John Messner, curator with Glasgow Museums, who worked with 602 (City of Glasgow) Squadron to create the display added:

Archie’s story is a fantastic addition to the displays already to be found in the Conflict and Consequences Gallery, which give insight into the human impact of war. The objects bring his story to life, and its thanks for the 602 (city of Glasgow) Squadron Museum that these have been saved for posterity.

At the time Archie McKellar flew for 602 (City of Glasgow) Squadron they were equipped with the latest fighter aircraft, the Supermarine Spitfire, powered by Rolls-Royce Merlin Engines of which 50,000 were manufactured at their Hillington Factory, Glasgow, during World War II. One of Kelvingrove Museum’s most popular exhibits is a slightly later version built in 1944, the Spitfire LA198, which features a Rolls Royce Griffon 61 engine and a five blade propeller.  It flew with the Squadron between 1947 and 1949. It was restored in a joint project between Glasgow Museums and the National Museums of Scotland and has been on display, hanging above the popular Life Gallery in the museum’s West Court, since the museum re-opened after significant refurbishment in July 2006.  The memorial to the fallen of the 602 (City of Glasgow) Squadron can be found outside of Kelvingrove Art Gallery and Museum.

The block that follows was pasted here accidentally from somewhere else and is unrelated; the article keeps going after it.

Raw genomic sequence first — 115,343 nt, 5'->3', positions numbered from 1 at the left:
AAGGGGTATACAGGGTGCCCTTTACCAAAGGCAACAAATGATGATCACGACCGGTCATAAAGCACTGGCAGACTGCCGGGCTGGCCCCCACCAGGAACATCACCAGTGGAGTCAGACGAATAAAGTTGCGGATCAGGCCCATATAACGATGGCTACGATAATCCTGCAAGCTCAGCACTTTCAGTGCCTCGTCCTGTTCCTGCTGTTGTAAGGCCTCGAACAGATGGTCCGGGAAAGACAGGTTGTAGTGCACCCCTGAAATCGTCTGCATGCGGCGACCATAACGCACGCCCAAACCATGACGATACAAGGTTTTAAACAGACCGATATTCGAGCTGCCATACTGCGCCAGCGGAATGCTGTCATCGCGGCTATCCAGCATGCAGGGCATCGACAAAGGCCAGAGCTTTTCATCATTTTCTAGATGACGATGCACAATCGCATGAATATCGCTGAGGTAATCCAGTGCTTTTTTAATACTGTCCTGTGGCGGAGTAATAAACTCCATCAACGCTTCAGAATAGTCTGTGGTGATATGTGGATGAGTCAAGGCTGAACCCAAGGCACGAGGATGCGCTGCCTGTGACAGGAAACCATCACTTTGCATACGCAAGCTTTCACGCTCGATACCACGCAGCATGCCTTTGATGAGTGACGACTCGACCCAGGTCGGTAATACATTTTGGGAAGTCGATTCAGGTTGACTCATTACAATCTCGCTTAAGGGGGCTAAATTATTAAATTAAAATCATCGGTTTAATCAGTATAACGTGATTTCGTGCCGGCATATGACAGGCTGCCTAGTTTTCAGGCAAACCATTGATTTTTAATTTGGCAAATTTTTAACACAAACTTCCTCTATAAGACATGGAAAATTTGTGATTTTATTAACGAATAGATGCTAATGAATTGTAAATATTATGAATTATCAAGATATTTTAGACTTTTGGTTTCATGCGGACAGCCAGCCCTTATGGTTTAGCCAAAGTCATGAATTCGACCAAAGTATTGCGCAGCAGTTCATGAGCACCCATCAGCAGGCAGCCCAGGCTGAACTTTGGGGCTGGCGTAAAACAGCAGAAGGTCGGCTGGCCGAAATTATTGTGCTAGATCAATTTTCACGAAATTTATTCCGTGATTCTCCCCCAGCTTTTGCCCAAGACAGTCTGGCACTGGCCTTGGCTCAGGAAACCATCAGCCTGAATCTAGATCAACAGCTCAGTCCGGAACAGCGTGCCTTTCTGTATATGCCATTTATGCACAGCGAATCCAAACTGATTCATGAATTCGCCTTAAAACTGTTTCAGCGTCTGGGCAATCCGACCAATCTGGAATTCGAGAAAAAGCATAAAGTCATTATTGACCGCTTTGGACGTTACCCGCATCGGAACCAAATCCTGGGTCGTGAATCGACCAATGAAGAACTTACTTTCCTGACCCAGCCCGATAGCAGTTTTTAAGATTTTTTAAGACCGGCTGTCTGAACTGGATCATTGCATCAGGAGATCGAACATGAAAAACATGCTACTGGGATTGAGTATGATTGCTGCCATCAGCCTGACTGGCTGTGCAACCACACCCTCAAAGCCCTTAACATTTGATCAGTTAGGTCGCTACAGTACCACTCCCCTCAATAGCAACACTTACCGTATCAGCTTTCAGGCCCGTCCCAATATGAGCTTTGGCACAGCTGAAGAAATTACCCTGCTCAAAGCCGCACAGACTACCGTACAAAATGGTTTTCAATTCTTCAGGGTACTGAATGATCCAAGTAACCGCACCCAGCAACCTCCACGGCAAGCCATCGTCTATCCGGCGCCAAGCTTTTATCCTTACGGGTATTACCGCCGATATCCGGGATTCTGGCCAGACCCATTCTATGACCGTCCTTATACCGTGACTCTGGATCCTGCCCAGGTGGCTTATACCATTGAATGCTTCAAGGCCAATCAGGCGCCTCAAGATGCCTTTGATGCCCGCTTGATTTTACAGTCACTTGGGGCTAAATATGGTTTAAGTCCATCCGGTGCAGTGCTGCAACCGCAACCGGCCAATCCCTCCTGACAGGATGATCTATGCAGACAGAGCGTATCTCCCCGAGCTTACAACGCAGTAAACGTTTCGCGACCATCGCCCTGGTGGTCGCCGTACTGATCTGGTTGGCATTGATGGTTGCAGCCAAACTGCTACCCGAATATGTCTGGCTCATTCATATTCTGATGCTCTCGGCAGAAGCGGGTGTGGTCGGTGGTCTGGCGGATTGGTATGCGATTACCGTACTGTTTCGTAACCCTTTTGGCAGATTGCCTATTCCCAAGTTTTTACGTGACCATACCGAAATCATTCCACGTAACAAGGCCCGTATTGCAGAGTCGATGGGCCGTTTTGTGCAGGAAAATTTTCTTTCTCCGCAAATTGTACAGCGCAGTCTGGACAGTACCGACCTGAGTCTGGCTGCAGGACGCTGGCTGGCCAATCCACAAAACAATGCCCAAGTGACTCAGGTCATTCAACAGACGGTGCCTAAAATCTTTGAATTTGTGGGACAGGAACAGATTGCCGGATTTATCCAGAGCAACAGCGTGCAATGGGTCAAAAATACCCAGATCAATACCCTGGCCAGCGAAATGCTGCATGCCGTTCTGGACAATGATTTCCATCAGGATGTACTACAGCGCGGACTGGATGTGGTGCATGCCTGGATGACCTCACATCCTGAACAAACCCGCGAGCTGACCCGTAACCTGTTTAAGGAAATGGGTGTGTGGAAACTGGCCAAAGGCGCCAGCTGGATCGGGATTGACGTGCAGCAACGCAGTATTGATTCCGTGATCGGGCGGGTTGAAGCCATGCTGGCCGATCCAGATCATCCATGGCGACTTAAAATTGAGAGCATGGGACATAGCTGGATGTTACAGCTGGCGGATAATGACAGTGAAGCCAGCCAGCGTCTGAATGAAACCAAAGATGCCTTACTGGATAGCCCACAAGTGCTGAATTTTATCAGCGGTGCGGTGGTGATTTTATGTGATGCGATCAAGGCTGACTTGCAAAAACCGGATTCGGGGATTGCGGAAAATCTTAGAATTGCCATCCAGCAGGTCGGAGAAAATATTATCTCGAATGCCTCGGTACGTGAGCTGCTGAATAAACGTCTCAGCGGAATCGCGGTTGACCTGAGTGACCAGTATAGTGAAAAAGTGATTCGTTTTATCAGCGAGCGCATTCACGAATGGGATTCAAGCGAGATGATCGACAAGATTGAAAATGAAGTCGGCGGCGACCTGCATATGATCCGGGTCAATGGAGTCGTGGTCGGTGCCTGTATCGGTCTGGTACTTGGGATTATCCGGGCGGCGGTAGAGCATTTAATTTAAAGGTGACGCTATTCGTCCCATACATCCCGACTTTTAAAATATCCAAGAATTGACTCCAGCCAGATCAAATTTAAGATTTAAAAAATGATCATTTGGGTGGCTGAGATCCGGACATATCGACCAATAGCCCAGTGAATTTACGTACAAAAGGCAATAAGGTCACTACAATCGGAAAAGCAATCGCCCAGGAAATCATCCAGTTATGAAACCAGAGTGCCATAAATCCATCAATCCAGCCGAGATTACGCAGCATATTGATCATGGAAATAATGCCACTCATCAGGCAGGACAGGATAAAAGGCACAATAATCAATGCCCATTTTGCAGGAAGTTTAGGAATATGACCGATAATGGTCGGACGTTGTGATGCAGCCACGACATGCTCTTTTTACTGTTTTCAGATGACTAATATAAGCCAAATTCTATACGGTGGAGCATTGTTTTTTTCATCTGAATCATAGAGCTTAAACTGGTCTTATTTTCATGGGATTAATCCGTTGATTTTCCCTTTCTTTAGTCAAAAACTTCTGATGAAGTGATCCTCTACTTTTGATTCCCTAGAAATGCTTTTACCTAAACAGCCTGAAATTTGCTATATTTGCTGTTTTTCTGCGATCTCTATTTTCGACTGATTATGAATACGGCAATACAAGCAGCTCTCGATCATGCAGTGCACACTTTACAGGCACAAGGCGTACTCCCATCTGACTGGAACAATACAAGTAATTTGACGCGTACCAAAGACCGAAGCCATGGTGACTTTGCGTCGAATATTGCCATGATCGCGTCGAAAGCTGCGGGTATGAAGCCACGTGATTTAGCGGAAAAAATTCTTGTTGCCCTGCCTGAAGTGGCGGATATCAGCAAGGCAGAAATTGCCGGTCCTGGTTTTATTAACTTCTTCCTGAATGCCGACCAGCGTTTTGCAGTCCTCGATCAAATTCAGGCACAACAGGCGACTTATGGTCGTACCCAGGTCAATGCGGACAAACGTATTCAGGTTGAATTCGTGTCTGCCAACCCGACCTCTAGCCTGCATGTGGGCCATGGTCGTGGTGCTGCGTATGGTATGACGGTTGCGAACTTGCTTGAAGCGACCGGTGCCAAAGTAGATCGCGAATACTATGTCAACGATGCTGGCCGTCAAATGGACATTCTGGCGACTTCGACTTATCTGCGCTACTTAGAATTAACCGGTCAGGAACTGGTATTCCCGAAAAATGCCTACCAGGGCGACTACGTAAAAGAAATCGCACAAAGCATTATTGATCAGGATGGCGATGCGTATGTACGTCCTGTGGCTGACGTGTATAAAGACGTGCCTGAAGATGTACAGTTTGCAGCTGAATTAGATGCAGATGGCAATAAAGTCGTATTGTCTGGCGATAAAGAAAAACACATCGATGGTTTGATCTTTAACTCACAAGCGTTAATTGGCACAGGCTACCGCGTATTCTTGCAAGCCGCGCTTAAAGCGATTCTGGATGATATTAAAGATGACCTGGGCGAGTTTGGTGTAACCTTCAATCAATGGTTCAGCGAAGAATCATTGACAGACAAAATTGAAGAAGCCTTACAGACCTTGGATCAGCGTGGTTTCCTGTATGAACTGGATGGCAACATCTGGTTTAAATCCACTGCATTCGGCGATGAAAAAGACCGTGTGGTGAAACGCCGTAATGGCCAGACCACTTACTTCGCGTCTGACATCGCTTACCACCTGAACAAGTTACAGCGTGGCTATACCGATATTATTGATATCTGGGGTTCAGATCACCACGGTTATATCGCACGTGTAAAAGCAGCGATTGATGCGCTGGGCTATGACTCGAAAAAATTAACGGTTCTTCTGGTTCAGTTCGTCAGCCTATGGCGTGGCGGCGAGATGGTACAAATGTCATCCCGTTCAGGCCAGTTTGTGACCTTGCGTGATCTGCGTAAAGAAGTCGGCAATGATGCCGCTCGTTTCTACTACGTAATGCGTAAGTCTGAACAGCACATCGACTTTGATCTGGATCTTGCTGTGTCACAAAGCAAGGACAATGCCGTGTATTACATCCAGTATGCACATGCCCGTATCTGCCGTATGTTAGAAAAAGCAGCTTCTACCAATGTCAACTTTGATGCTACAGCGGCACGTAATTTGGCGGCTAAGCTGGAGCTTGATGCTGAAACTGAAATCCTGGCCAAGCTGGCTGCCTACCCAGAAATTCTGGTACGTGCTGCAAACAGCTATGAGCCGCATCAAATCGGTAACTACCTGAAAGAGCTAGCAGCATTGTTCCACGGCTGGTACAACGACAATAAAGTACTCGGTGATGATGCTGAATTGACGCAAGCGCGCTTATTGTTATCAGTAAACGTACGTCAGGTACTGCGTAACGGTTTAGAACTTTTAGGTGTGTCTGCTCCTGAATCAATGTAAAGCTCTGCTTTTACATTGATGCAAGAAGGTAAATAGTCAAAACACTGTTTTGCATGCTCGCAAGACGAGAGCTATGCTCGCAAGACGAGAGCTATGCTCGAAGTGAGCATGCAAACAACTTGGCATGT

602 (City of Glasgow) Squadron is a Royal Auxiliary Air Force squadron. It was originally formed in 1925 as a light bomber squadron, before its role changed in 1938 to army co-operation and in 1939 to that of a fighter squadron. During WWII the squadron flew Spitfires and took part in the Battle of Britain. After the war, the squadron was reinstated as a fighter squadron within the Royal Auxiliary Air Force, until all these units disbanded in March 1957. Reformed on 1 July 2006, the squadron presently assumes the ISTAR mission support role formerly held by the Mission Support Element (MSE) of 603 (City of Edinburgh) Squadron. The role provides flight operations and intelligence support to the RAF at home and overseas.

The Conflict and Consequences gallery is located on the first floor of Kelvingrove Art Gallery and Museum, for more information visit www.glasgowmuseums.com